Question: Do you use alot of the things you learnt at university in tour day to day life?
Sarah Partridge answered on 17 Mar 2022:
Yes. My university degree gave me a lot of background information that I then apply in practice. Although I have learnt a lot since too.
For example when looking at whether medication patches can be halved, I need to look at what they are made from and how the medicine is being released! This technical knowledge was definitely from my university training.
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Ruby commented on :
I think as a GP it is one of those specialities that you will use all that you have learned at Medical School
Laurence commented on :
I studied leadership and management so yes I do use tools to help me think and organise my work.
Aaliya commented on :
Yes! A lot of my learning at University was practical hands on information, not just theory. Some of the lectures help me with the “building blocks” and foundation of understanding which I can use even now to work things out when I am not sure of an immediate answer. In my degree we learned a lot about diseases and how to communicate with patients. A medical degree also involves hospital and GP placements so you learn about different ways of working as well.
Danielle commented on :
Definately, in nursing you have theory and clinical placements in hospitals, with district nurses in the community, mental health wards so you get a bit of everything. I went to uni at 18 and had never done any personal care for anyone else so learning how to wash someone and brush their teeth etc was so important before I done it on a real patient. When your out on the wards all the theory you learn at uni makes much more sense and enables you to make the right decisions on their care needs.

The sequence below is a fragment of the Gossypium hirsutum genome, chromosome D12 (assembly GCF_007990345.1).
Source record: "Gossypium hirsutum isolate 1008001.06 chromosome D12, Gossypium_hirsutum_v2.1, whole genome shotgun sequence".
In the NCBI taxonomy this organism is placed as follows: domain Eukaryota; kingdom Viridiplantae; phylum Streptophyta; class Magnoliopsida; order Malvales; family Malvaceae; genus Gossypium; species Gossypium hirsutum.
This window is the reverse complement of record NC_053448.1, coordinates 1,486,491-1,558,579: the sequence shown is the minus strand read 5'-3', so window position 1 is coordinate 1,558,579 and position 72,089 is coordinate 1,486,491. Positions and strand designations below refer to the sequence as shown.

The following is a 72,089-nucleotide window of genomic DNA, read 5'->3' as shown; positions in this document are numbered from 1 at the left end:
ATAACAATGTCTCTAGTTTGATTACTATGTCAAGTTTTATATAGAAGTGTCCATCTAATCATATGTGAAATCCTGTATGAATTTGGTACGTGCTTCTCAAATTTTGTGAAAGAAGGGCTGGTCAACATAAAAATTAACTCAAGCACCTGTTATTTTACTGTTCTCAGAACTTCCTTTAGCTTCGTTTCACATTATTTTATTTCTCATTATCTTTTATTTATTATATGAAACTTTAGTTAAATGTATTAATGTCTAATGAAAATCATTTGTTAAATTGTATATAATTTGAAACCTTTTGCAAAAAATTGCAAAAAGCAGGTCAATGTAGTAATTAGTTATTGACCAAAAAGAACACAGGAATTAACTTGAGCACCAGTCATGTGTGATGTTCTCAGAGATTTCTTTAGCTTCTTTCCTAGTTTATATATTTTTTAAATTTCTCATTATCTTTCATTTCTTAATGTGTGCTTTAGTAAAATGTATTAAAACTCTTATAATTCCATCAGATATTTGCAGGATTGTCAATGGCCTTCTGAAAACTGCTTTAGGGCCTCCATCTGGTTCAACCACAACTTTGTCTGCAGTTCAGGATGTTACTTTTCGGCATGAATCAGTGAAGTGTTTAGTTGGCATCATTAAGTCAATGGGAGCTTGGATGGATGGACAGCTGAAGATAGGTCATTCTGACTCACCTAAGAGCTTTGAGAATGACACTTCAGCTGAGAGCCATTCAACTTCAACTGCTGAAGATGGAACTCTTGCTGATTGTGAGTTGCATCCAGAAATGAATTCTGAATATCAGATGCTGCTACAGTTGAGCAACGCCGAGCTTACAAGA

Anna commented on :
Yes, the biggest thing is the journey patient might take. You might only see them in a small part of that journey but really good to get an overall understanding. Also there were placement I hated, so it helped me at least what I didn’t want to do.
Sarah commented on :
Yes. I use the statistical skills I used to make sense of data and to suggest evaluation design. I use the knowledge of health psychology and sociology to understand some of the non-medical factors that impact people’s lives and health, and to help me understand why some people benefit more than others from training. I use the module I did on survey design constantly.
But I also think it’s important to think about the “soft skills” too. I learned things like time management because i was balancing my course (and in Scotland you do three courses for your first two years), working and socialising. And I had to learn self discipline because no one is hovering over you making you do things so it would have been easy to have too much fun and not study, adn really regret that later.
I learned how to manage group projects and how to pull it together if someone let me down – that’s been an INCREDIBLY useful skill since then!
University was a time when I met people who were from different backgrounds to me, from different cultures or places. I sat up late talking with people I would not have met in my home town, and listening. I learned about what it was like to grow up in a warzone, for example. I had to get part time jobs, and again, my colleagues were from very different lives from me and I listened to them too – I know that’s not university but I would not have been doing those jobs if I had gone straight out to work so it’s part of my university experience. I read a lot around my courses and reading teaches you not just knowledge but empathy and critical thinking. So actually for my job it isn’t just the subject matter in a specific degree – you can catch a lot of that up later, in management roles – it’s about the experiences around my degree and the time to learn how to learn at a higher level, the people and the skills.